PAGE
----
Coastal Grizzly Habitat and the Great Bear Rainforest
Analysis of North American grizzly bear distribution since 1900 reveals that populations exposed to intense human settlements and industrial pressure have survived only when they are found in large public land ecosystems of which 50% or more is roadless and managed as Wilderness or National Park.
Despite this knowledge, grizzly populations and habitat loss across BC are following the same path as much of the lower American states. There are now eleven threatened grizzly bear population units in BC and one quarter of the province is either without grizzlies (8%) or occupied by threatened populations (16%).
Grizzlies once ranged across most of western North America. From Mexico to the sub arctic, the apex predator was the grizzly bear.
Until very recently, inaccessibility protected BC’s central coast from the large-scale industrial logging that has severely altered landscapes in adjacent southeast Alaska, other parts of BC, and the Pacific Northwest. Because of this remoteness, the original biota has remained largely intact and natural ecological and evolutionary processes on the central coast operate much as they have throughout recent history.
Logging and roads impact grizzly habitat
Logging roads affects grizzly bears in various ways. They can be temporarily or permanently displaced from habitats near roads and they enable hunters, poachers and conflicts with humans. Ecological assessments indicate that for each kilometer of road, ten hectares of habitat is fragmented, impacting the continuity and quality of that habitat. Coastal grizzlies also have to contend with habitat fragmentation caused by helicopters and jet boats on rivers, which disrupts feeding patterns and causes dislocation. Although a female grizzly’s home range may be limited to one or two river valleys, males require large clusters of interconnected watersheds. Coastal grizzlies rely on intact forests for denning and bedding sites, thermal cover and security. But most importantly they need intact river valleys for their diverse food supply of plants, berries and salmon.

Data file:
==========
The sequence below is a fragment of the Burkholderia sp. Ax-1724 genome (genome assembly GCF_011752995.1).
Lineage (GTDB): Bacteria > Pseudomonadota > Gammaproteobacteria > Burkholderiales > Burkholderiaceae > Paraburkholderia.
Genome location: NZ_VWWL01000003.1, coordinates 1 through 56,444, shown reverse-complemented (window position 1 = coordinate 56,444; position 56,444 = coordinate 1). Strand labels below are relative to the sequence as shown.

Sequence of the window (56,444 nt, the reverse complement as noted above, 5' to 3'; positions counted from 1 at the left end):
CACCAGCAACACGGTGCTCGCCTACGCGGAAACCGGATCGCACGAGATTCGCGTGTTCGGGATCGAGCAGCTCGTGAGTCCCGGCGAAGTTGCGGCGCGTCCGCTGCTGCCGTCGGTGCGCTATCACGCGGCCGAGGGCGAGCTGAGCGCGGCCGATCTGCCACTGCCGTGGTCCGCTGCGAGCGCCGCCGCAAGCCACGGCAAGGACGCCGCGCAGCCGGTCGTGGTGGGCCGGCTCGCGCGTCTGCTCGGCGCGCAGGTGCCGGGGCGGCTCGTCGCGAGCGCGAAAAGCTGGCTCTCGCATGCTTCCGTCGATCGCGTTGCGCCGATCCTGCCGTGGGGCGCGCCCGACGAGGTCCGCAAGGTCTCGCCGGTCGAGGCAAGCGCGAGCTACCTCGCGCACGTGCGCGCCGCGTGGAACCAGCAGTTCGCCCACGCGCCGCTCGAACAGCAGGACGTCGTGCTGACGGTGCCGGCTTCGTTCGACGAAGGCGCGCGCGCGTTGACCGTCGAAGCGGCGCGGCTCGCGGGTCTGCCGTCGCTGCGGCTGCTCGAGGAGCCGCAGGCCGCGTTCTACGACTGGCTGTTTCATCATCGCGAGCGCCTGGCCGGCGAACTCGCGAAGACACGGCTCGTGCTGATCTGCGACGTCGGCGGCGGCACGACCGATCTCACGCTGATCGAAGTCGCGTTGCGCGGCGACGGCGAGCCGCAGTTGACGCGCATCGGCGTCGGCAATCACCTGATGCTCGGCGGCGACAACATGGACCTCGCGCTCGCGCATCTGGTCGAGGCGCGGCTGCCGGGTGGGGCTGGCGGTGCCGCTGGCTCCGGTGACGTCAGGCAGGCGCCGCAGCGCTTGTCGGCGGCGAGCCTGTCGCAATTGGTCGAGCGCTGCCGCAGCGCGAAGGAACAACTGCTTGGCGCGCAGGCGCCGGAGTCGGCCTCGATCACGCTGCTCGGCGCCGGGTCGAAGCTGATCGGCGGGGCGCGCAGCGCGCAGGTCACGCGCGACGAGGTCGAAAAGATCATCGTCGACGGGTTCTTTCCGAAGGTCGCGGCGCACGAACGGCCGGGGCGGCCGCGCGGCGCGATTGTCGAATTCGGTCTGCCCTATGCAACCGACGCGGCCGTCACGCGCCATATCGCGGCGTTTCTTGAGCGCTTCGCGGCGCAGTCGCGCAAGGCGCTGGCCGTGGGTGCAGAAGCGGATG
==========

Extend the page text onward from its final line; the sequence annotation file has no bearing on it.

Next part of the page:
The Great Bear Rainforest deal
In 2001, the BC government announced protection for 20 watersheds within the Great Bear Rainforest. This represented about 19% of the region’s landbase and increased protection to roughly 25% of the landscape. This decision reflects, in large part, years of work by Raincoast and was an important step toward protection. This was only a step however, because the protected areas were generally isolated, lacked the contiguous protection needed for far-ranging carnivores, failed to protect salmon habitat, and ignored the region’s fragile, archipelago nature.
In 2006, a second agreement was announced that added another 5% protection, a marginal increase from the 2001 plan. Central to this decision was the adoption of the term Ecosystem Based Management (EBM) for the remaining 68% of the landscape. The plan was developed by the Rainforest Solutions Project (RSP) and the forest companies, and later modified by First Nations.
Ecosystem Based Management
While the theory behind EBM identifies the need for ‘sustainable’ resource use, the concept itself has never been successfully demonstrated in an industrial forestry setting. In fact, despite its adoption by the US Forest Service, the concept was abandoned in 2004 because it is undefined and never delivered on the promise of improved management and conservation.
Because the GBR has low levels of protection, future logging under EBM will likely lead to impacts on species of concern. Under EBM, which will apply to 68% of the GBR, the total harvest of trees (AAC) will increase, logging up to 50% of a given watershed is allowed, only 15% tree retention is required in cut blocks, and minimal (1 and ½ tree length) buffers are given to salmon streams. Raincoast does not believe this represents an innovative or progressive model for land use and, while we want to believe, we anticipate that conventional clearcut logging will be the norm. We fear this plan, chosen as an alternative to higher levels of protection, will not deliver on the promise of sustainability.
The failure to consider science
While decisions made by governments are inherently political, decision-makers must understand the importance of using science if their decisions are touted as solutions to conservation problems. The level of protection for the GBR fell far short of recommendations from the team of scientists informing the land use process. The science team recommended upwards of 70% protection to safeguard biodiversity and identified anything below 40% as a “high risk to biodiversity”. This might be acceptable from a political perspective, but it is erroneous to label it as ‘protection’. Characterizing the land use plans for the GBR as a solution to ecological and sustainability problems does a further disservice, as it makes it easier for governments to close the door on future conservation options.
Raincoast’s guiding philosophy is that ecosystem sustainability should supersede political expediency, as ultimately an unsustainable ecological strategy only leads to unsustainable economic and social systems. Our strategy is to use science and conservation biology as the drivers of decision-making. For biodiversity in rare ecosystems, this requires specific set asides of land that have been designed to protect umbrella or apex species. There is no ambiguity about the level of protection and kind of activities allowed in areas whose highest use is to provide habitat for key wildlife species. With over 16,000 species at risk and 80% of primary forests degraded or destroyed globally, Raincoast believes that a science based approach is required if we are to truly protect the Earth’s last large intact network of coastal temperate rainforest.